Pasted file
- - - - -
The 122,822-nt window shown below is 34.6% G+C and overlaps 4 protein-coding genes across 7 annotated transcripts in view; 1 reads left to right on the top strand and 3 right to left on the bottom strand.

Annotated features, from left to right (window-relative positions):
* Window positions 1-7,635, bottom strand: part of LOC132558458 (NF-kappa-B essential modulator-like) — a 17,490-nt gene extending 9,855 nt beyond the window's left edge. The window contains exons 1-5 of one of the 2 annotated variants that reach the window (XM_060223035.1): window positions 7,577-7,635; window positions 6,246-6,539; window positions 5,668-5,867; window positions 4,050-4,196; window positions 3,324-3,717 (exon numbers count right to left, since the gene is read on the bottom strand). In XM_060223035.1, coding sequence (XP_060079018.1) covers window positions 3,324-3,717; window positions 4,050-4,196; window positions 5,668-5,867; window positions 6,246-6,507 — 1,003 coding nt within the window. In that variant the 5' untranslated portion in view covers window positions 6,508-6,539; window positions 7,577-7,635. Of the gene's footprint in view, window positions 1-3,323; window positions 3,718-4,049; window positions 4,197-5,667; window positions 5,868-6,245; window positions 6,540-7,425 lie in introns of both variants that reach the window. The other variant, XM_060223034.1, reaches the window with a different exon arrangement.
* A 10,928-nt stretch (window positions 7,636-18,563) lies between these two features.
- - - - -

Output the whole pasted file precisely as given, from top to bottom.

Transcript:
The 122,822-nt window shown below is 34.6% G+C and overlaps 4 protein-coding genes across 7 annotated transcripts in view; 1 reads left to right on the top strand and 3 right to left on the bottom strand.

Annotated features, from left to right (window-relative positions):
* Window positions 1-7,635, bottom strand: part of LOC132558458 (NF-kappa-B essential modulator-like) — a 17,490-nt gene extending 9,855 nt beyond the window's left edge. The window contains exons 1-5 of one of the 2 annotated variants that reach the window (XM_060223035.1): window positions 7,577-7,635; window positions 6,246-6,539; window positions 5,668-5,867; window positions 4,050-4,196; window positions 3,324-3,717 (exon numbers count right to left, since the gene is read on the bottom strand). In XM_060223035.1, coding sequence (XP_060079018.1) covers window positions 3,324-3,717; window positions 4,050-4,196; window positions 5,668-5,867; window positions 6,246-6,507 — 1,003 coding nt within the window. In that variant the 5' untranslated portion in view covers window positions 6,508-6,539; window positions 7,577-7,635. Of the gene's footprint in view, window positions 1-3,323; window positions 3,718-4,049; window positions 4,197-5,667; window positions 5,868-6,245; window positions 6,540-7,425 lie in introns of both variants that reach the window. The other variant, XM_060223034.1, reaches the window with a different exon arrangement.
* A 10,928-nt stretch (window positions 7,636-18,563) lies between these two features.